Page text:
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McMillan: Trader’s Lament—Omicron Casts a Giant Shadow

Avoiding overreacting is key for traders and governments.

The last thing a fatigued world needed was a new Covid variant, and that goes double for the financial markets.

Yet, here we are again, as the new Omicron variant threatens to wreak havoc with the stock market, just as it rebounded from a recent month-long correction.

“Omicron is quickly being discovered the world over, apparently due to travel from South Africa,” said Alex Frew McMillan in Real Money. “Once more the world is shutting down, locking borders, imposing restrictions that we know all too well.”

Will markets sell off as harshly as they did in March 2020, when Covid first swept the world? It looked like they might on Friday, when equities sold off hard and currencies were in flux.

There is some sunlight piercing through the Covid gloom, McMillan noted.

The South African rand weakened 2.9% in the 48 hours between November 24, the day that Omicron was reported to the World Health Organization, and November 26, when the WHO a "variant of concern." “But the South African currency has stabilized and in fact is 1.0% stronger on Monday,” McMillan added.

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The South African rand weakened 2.9% in the 48 hours between November 24, the day that Omicron was reported to the World Health Organization, and November 26, when the WHO dubbed it a "variant of concern." “But the South African currency has stabilized" and even rose on Monday,” McMillan noted.

The Topix stock benchmark in Tokyo closed down 1.0% in Monday trade, resulting in a 3.9% slide since Friday. Hong Kong's Hang Seng benchmark is also off 1.0% at the close, and down a similar 3.6% since Thursday's close. In Australia, the S&P/ASX 200 fell 0.3% on Monday, down 2.2% since the end of trade Thursday. Singapore has also sold off 1.3% for a 3.0% two-day trading loss.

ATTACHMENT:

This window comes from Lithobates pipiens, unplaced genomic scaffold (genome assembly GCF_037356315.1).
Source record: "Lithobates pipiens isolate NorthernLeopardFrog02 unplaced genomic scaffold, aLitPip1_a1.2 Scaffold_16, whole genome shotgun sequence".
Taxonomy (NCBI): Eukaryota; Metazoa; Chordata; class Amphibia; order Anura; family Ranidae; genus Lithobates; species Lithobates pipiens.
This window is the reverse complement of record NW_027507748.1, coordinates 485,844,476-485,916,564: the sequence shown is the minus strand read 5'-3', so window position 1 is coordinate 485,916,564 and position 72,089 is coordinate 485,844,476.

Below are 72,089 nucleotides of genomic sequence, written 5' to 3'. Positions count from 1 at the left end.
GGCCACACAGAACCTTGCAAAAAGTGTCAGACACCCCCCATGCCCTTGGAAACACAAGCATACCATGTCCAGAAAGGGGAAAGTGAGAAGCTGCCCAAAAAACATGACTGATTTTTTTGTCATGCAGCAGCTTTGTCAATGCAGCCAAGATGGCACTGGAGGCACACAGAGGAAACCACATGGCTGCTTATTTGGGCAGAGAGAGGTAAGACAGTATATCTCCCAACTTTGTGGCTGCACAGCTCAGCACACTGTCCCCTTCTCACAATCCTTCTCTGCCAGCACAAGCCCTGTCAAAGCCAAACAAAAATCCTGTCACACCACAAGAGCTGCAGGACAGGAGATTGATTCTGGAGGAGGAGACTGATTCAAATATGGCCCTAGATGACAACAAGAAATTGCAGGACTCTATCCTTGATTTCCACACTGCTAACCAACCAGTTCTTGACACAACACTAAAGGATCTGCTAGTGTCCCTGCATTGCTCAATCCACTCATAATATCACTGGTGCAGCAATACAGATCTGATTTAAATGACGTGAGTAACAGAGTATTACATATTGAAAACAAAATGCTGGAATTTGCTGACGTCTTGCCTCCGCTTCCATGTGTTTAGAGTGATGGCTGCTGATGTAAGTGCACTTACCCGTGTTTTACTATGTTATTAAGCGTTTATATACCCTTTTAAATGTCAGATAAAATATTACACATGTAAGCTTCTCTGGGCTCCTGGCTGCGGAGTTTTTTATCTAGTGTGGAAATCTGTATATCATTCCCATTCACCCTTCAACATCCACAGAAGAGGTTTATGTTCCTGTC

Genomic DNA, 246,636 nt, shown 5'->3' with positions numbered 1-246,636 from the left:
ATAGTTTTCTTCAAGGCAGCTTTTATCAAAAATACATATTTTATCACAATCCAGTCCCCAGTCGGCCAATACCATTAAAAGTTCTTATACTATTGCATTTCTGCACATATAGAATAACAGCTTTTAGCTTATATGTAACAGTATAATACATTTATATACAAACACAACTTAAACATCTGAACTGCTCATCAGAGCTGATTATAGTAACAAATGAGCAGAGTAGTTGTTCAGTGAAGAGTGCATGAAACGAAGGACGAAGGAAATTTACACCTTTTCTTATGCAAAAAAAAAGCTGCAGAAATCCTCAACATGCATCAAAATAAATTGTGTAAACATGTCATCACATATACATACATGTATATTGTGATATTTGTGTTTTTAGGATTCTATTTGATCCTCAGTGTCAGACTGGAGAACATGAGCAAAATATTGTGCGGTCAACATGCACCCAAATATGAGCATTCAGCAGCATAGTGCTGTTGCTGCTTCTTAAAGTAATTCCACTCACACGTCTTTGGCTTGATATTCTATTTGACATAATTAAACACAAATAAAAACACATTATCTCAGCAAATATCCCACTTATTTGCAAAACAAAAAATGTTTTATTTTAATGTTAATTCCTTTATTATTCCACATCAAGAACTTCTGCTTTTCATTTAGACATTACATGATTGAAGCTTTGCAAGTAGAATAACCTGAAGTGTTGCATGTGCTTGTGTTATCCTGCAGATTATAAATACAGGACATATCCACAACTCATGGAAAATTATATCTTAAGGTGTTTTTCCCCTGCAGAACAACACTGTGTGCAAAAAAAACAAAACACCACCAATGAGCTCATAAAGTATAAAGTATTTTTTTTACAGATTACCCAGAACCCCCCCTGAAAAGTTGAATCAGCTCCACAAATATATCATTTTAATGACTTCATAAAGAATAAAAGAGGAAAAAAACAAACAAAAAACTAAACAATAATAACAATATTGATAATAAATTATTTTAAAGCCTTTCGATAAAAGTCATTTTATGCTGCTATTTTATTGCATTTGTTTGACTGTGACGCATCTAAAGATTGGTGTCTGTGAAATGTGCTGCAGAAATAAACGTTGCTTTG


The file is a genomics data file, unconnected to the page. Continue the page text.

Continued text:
“That’s a weakness, but hardly panicky fire-sale pricing,” McMillan noted. “You wouldn't want to be running an airline, that's for sure. Cathay Pacific (HK:0293) (CPCAF), the Hong Kong flagship carrier, has seen its shares slide 3.7% on Monday and 7.8% when you factor in Friday's fall. Singapore Airlines (SG:C6L) (SINGF) is down 2.8% today and 6.5% in two trading days. Gambling stocks were also hit hard in Hong Kong, as well.”

That’s bad news for Asian travel, and travel-linked stocks, since Chinese visitors dominate most markets, and it’s bad news for 1.4 billion Chinese who want to go abroad.

“It’s also bad news for the 7.4 million residents stuck in Hong Kong,” McMillan said.

“Let's hope Omicron is understood quickly, and the world can continue its gradual re-opening. Asian borders are closing fast again, and there's risk of government overreaction,” he added. “Investors should avoid the same mistake.”

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